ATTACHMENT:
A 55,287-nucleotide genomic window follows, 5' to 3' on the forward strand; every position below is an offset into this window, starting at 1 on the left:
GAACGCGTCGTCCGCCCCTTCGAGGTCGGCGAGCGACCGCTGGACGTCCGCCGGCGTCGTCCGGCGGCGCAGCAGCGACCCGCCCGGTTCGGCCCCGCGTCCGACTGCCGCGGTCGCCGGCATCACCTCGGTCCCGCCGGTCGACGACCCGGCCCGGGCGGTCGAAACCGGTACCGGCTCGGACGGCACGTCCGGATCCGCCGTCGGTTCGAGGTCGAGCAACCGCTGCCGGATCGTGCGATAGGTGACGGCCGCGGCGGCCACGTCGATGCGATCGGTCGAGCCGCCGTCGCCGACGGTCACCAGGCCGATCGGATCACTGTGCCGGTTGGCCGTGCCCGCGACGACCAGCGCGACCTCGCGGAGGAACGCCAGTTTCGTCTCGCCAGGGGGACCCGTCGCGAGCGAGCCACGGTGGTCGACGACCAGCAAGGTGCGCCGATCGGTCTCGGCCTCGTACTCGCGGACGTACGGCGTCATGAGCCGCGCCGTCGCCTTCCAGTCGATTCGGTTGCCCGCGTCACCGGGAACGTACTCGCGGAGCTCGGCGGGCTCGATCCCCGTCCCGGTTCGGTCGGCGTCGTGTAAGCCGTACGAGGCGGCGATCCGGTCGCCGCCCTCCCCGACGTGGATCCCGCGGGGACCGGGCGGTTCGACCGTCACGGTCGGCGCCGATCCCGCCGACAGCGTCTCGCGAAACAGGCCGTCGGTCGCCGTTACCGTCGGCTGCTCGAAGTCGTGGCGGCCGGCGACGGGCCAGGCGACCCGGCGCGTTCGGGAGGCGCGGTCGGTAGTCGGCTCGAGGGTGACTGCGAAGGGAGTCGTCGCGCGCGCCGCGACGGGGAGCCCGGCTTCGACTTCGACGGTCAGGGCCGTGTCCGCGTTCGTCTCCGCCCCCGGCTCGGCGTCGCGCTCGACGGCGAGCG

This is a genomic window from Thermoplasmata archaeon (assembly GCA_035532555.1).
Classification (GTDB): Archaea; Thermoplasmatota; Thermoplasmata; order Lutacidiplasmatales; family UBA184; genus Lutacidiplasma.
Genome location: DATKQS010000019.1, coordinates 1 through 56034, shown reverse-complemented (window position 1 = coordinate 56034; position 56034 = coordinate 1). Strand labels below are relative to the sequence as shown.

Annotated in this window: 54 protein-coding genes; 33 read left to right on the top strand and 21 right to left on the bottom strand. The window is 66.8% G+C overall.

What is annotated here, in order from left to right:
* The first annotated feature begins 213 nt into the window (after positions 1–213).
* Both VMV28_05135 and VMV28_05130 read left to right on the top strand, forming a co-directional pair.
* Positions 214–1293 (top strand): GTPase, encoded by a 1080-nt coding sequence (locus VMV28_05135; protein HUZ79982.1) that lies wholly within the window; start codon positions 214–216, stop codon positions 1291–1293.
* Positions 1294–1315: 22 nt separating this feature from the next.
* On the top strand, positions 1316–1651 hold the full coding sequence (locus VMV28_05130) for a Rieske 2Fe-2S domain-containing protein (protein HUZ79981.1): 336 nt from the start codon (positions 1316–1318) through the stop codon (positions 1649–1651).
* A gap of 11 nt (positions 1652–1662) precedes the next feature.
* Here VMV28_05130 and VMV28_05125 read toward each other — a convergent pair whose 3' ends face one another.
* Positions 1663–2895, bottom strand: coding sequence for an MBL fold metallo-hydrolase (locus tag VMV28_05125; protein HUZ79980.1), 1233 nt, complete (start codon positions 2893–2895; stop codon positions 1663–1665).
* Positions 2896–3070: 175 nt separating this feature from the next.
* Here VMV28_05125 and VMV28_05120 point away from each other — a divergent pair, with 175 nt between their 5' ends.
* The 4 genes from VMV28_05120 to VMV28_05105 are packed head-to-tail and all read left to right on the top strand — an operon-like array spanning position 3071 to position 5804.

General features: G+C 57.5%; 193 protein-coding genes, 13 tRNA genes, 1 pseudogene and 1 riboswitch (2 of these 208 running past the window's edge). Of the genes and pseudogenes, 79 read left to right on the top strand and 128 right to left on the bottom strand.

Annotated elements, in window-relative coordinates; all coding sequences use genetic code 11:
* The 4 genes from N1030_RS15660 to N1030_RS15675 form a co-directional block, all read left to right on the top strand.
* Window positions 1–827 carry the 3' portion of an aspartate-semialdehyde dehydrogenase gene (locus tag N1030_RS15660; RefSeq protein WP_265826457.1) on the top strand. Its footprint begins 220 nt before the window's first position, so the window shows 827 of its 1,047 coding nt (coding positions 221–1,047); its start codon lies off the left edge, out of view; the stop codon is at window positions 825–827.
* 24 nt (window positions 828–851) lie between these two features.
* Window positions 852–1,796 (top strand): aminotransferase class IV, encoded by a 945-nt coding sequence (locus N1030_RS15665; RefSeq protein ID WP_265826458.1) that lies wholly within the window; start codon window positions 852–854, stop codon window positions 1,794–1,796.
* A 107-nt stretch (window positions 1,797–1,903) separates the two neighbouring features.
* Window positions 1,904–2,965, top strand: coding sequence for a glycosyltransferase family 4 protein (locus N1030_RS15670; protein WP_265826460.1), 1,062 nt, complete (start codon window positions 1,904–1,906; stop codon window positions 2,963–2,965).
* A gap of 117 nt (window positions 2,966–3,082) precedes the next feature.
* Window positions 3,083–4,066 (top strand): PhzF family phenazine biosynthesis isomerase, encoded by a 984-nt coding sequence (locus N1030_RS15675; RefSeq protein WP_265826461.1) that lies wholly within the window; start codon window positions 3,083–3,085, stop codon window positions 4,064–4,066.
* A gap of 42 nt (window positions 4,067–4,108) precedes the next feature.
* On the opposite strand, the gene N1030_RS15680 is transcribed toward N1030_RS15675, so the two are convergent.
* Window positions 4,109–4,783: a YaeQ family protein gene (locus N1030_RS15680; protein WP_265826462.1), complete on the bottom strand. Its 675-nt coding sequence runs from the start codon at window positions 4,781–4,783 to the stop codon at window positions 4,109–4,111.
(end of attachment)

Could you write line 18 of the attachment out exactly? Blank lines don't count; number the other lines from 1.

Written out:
* The 4 genes from VMV28_05120 to VMV28_05105 are packed head-to-tail and all read left to right on the top strand — an operon-like array spanning position 3071 to position 5804.